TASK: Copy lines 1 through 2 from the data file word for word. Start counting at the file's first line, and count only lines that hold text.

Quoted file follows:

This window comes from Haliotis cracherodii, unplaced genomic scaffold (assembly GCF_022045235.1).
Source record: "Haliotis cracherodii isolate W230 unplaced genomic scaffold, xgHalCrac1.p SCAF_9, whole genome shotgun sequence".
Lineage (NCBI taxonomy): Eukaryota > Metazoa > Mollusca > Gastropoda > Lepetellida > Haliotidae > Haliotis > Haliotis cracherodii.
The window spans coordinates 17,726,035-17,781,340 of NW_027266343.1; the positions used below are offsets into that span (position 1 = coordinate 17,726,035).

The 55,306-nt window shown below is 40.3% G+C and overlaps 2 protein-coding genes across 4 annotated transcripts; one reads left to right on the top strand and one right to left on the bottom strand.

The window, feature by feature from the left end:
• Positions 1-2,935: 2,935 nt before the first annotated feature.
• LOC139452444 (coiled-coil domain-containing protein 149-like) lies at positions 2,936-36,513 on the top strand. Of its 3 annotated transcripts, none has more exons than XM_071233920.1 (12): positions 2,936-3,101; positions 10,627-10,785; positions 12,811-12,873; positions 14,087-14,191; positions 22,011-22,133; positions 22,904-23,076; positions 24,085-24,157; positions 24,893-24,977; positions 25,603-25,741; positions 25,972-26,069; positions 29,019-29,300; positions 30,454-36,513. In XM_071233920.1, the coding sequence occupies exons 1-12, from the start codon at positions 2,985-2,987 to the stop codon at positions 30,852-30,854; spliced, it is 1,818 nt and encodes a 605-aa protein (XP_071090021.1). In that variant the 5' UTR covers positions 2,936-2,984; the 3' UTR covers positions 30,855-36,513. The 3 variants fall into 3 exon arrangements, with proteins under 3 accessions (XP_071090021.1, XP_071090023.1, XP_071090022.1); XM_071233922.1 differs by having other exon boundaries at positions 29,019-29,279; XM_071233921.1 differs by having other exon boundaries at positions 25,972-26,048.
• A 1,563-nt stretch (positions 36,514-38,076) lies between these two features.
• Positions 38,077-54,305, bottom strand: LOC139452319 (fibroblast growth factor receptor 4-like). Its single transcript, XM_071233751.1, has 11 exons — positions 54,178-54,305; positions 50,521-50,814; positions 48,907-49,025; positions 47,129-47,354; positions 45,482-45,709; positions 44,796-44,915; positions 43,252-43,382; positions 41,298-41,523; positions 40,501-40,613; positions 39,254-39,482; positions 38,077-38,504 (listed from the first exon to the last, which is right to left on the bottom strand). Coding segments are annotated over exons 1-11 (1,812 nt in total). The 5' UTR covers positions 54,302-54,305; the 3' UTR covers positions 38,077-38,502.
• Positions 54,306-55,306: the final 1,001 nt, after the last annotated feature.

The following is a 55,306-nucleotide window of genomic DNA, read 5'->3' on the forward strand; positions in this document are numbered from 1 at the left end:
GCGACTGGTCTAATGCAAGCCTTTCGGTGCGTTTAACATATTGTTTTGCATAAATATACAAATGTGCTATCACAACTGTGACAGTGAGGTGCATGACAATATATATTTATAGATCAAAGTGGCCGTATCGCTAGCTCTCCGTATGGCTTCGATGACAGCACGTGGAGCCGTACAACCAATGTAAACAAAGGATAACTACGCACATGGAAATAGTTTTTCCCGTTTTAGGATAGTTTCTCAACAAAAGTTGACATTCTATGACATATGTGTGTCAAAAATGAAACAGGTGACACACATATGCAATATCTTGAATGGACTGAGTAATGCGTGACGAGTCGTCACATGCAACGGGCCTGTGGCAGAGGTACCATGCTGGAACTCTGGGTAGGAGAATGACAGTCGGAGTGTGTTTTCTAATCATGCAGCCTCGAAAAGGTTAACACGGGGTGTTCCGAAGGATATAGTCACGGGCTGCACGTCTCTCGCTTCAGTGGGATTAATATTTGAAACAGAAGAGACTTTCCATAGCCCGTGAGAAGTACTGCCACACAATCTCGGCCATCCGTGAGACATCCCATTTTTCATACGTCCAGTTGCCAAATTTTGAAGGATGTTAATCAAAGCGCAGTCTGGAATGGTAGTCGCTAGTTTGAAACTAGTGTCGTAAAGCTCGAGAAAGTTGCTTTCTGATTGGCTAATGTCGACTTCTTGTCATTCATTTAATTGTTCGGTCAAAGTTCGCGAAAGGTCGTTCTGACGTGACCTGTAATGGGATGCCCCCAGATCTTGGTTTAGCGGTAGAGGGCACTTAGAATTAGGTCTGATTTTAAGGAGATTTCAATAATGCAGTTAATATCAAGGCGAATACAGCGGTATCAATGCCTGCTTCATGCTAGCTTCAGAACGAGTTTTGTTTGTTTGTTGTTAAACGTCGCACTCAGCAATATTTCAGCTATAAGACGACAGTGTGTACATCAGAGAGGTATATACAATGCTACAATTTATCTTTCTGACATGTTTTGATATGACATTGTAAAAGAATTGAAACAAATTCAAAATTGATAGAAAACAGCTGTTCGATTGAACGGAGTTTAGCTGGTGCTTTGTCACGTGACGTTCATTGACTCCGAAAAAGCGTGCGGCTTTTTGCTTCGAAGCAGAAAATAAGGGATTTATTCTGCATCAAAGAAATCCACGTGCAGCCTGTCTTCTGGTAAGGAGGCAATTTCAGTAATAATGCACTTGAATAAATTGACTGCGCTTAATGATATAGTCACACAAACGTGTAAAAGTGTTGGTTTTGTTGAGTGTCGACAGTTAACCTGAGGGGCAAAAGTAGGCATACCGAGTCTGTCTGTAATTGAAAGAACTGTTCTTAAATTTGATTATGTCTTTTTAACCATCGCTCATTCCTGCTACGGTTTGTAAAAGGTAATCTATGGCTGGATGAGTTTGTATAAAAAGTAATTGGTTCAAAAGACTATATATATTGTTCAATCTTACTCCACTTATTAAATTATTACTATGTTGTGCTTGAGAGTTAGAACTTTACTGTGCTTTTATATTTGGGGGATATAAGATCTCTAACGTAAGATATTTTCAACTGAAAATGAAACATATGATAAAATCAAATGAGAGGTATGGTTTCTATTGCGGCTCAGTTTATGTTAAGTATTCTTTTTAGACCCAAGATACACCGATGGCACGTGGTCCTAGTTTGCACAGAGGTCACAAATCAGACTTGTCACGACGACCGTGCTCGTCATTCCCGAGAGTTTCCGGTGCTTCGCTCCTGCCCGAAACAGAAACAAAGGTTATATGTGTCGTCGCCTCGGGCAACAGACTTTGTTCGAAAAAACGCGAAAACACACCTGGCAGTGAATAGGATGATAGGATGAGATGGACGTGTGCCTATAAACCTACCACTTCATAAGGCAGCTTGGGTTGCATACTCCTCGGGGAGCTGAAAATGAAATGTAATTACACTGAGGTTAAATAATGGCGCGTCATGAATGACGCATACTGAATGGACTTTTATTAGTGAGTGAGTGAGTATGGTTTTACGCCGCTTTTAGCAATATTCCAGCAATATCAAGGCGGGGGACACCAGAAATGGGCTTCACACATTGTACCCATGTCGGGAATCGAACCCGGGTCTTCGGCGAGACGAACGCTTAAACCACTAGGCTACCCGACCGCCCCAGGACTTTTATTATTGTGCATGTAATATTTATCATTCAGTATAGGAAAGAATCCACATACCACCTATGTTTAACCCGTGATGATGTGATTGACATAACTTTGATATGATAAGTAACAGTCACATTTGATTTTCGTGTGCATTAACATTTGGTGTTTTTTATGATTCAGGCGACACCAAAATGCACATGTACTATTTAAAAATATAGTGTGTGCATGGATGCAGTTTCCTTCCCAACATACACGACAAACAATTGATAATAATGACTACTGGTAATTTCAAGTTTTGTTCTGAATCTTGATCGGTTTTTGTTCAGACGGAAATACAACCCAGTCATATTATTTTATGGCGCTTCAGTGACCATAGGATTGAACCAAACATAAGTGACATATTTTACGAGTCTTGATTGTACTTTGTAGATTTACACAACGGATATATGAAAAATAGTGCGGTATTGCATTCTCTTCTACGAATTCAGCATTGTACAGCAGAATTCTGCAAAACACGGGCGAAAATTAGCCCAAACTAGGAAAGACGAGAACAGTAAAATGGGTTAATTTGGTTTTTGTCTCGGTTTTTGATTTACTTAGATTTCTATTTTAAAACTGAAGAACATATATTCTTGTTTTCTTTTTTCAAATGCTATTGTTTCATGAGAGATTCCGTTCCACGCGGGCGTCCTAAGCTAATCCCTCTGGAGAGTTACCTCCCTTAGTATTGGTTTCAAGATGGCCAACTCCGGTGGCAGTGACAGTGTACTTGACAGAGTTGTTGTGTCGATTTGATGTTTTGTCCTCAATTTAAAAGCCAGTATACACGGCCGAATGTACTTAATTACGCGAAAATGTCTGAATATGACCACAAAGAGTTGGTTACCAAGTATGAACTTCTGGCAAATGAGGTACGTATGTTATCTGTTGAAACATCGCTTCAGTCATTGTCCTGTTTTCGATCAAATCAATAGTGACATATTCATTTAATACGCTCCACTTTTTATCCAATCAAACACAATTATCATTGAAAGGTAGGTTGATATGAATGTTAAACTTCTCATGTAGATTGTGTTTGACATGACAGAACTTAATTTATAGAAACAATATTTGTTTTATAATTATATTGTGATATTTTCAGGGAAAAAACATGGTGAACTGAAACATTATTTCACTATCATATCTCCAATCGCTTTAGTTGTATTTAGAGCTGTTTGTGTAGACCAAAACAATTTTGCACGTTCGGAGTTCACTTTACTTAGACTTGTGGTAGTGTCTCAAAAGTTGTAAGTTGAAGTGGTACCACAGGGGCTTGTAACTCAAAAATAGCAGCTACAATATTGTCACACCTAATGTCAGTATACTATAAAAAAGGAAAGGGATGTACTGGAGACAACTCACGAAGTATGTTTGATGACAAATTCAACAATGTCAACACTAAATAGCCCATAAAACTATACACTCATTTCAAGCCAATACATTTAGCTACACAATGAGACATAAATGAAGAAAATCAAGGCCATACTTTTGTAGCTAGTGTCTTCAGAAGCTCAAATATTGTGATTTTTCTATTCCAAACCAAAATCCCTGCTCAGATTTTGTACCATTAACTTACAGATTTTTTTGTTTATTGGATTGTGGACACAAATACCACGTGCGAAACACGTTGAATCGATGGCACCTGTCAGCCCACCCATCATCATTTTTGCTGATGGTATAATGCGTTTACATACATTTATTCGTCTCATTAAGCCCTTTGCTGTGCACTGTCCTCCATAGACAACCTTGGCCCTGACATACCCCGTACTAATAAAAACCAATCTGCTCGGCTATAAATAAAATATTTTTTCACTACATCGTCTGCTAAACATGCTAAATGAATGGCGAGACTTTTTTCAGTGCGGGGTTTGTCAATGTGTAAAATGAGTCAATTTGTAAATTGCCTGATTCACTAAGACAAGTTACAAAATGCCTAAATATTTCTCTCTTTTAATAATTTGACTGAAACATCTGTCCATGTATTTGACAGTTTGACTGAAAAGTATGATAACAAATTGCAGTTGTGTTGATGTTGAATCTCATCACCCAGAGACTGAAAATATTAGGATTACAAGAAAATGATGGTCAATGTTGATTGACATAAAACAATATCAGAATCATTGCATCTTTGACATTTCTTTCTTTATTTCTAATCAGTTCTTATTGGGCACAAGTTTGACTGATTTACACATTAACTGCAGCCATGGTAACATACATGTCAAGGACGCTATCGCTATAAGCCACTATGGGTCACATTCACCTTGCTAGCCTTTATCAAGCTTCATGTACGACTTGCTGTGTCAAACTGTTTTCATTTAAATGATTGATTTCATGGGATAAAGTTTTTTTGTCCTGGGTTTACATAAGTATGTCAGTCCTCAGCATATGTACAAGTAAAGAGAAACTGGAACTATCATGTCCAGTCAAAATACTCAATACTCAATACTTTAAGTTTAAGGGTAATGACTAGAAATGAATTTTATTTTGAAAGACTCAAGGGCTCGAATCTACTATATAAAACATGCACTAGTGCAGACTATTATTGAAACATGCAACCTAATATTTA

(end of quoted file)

This window comes from Haliotis cracherodii, unplaced genomic scaffold (assembly GCF_022045235.1).
Source record: "Haliotis cracherodii isolate W230 unplaced genomic scaffold, xgHalCrac1.p SCAF_9, whole genome shotgun sequence".